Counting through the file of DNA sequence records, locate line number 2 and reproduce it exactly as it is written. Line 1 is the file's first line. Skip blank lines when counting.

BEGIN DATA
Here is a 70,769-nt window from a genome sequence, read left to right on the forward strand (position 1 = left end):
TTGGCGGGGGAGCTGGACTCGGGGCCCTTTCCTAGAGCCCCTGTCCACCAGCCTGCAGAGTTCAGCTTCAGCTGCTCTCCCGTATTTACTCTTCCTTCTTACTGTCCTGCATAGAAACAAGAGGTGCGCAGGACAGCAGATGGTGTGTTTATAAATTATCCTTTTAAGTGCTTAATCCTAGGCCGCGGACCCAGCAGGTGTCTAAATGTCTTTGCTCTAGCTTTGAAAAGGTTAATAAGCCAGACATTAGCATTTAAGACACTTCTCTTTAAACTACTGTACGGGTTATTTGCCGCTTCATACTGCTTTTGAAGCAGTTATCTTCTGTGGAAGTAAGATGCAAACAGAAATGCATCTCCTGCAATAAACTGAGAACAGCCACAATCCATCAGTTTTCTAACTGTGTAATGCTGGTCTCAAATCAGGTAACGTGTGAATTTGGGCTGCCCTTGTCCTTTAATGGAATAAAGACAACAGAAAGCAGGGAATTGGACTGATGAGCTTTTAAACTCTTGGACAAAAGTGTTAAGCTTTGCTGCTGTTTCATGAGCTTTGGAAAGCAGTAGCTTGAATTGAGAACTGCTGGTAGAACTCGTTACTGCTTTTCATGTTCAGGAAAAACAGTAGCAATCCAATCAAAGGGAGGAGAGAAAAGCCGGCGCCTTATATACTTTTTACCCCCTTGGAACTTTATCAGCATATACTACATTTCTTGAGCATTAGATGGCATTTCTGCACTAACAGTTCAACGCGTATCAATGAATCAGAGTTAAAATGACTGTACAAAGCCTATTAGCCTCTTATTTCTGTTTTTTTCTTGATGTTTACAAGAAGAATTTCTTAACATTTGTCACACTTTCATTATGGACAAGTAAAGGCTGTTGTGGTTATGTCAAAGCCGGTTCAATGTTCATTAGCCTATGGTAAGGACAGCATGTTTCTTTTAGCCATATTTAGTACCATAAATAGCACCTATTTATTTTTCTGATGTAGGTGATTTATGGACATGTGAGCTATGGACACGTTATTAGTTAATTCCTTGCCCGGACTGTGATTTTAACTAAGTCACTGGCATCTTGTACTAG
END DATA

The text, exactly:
TTGGCGGGGGAGCTGGACTCGGGGCCCTTTCCTAGAGCCCCTGTCCACCAGCCTGCAGAGTTCAGCTTCAGCTGCTCTCCCGTATTTACTCTTCCTTCTTACTGTCCTGCATAGAAACAAGAGGTGCGCAGGACAGCAGATGGTGTGTTTATAAATTATCCTTTTAAGTGCTTAATCCTAGGCCGCGGACCCAGCAGGTGTCTAAATGTCTTTGCTCTAGCTTTGAAAAGGTTAATAAGCCAGACATTAGCATTTAAGACACTTCTCTTTAAACTACTGTACGGGTTATTTGCCGCTTCATACTGCTTTTGAAGCAGTTATCTTCTGTGGAAGTAAGATGCAAACAGAAATGCATCTCCTGCAATAAACTGAGAACAGCCACAATCCATCAGTTTTCTAACTGTGTAATGCTGGTCTCAAATCAGGTAACGTGTGAATTTGGGCTGCCCTTGTCCTTTAATGGAATAAAGACAACAGAAAGCAGGGAATTGGACTGATGAGCTTTTAAACTCTTGGACAAAAGTGTTAAGCTTTGCTGCTGTTTCATGAGCTTTGGAAAGCAGTAGCTTGAATTGAGAACTGCTGGTAGAACTCGTTACTGCTTTTCATGTTCAGGAAAAACAGTAGCAATCCAATCAAAGGGAGGAGAGAAAAGCCGGCGCCTTATATACTTTTTACCCCCTTGGAACTTTATCAGCATATACTACATTTCTTGAGCATTAGATGGCATTTCTGCACTAACAGTTCAACGCGTATCAATGAATCAGAGTTAAAATGACTGTACAAAGCCTATTAGCCTCTTATTTCTGTTTTTTTCTTGATGTTTACAAGAAGAATTTCTTAACATTTGTCACACTTTCATTATGGACAAGTAAAGGCTGTTGTGGTTATGTCAAAGCCGGTTCAATGTTCATTAGCCTATGGTAAGGACAGCATGTTTCTTTTAGCCATATTTAGTACCATAAATAGCACCTATTTATTTTTCTGATGTAGGTGATTTATGGACATGTGAGCTATGGACACGTTATTAGTTAATTCCTTGCCCGGACTGTGATTTTAACTAAGTCACTGGCATCTTGTACTAG